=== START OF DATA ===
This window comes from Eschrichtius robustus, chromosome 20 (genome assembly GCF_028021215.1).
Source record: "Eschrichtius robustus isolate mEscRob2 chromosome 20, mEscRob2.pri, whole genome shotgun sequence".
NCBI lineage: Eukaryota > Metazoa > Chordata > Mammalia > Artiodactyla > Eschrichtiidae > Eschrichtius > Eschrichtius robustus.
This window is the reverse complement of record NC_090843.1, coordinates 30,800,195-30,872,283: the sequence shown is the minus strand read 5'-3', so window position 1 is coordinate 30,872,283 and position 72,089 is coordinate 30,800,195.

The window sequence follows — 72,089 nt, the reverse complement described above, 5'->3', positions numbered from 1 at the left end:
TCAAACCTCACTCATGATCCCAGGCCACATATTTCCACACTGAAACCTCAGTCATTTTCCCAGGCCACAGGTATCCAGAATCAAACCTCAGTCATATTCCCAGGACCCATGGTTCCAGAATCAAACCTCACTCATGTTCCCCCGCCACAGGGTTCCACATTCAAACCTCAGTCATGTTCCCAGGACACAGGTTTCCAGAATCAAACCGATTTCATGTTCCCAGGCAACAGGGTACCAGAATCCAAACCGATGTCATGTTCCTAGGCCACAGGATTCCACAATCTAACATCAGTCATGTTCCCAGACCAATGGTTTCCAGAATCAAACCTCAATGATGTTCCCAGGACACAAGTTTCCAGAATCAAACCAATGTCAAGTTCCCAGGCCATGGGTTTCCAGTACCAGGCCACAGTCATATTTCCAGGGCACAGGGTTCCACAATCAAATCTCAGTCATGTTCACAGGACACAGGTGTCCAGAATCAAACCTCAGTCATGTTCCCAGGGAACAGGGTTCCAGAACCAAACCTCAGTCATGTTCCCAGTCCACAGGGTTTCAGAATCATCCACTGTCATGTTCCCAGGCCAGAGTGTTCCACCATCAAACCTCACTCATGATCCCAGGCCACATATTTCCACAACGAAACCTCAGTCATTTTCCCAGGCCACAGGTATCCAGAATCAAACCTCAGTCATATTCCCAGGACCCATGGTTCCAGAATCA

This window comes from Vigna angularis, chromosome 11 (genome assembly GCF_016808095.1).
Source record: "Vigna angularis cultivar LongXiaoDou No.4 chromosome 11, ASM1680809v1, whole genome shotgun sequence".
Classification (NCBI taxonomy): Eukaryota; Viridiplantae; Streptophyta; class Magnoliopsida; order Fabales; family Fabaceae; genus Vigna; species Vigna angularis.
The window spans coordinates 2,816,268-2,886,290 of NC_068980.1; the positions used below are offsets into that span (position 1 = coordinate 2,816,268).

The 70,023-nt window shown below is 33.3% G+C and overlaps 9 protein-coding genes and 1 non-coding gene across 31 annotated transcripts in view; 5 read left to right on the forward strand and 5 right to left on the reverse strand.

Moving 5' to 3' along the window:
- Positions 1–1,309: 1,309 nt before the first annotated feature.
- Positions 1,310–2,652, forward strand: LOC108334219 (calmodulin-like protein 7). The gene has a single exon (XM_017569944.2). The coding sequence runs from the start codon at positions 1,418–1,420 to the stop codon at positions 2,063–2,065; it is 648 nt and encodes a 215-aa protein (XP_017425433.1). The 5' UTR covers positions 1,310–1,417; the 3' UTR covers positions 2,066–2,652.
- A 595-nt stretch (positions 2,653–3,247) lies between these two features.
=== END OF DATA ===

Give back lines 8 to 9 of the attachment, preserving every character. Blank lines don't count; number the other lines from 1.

Source record: "Vigna angularis cultivar LongXiaoDou No.4 chromosome 11, ASM1680809v1, whole genome shotgun sequence".
Classification (NCBI taxonomy): Eukaryota; Viridiplantae; Streptophyta; class Magnoliopsida; order Fabales; family Fabaceae; genus Vigna; species Vigna angularis.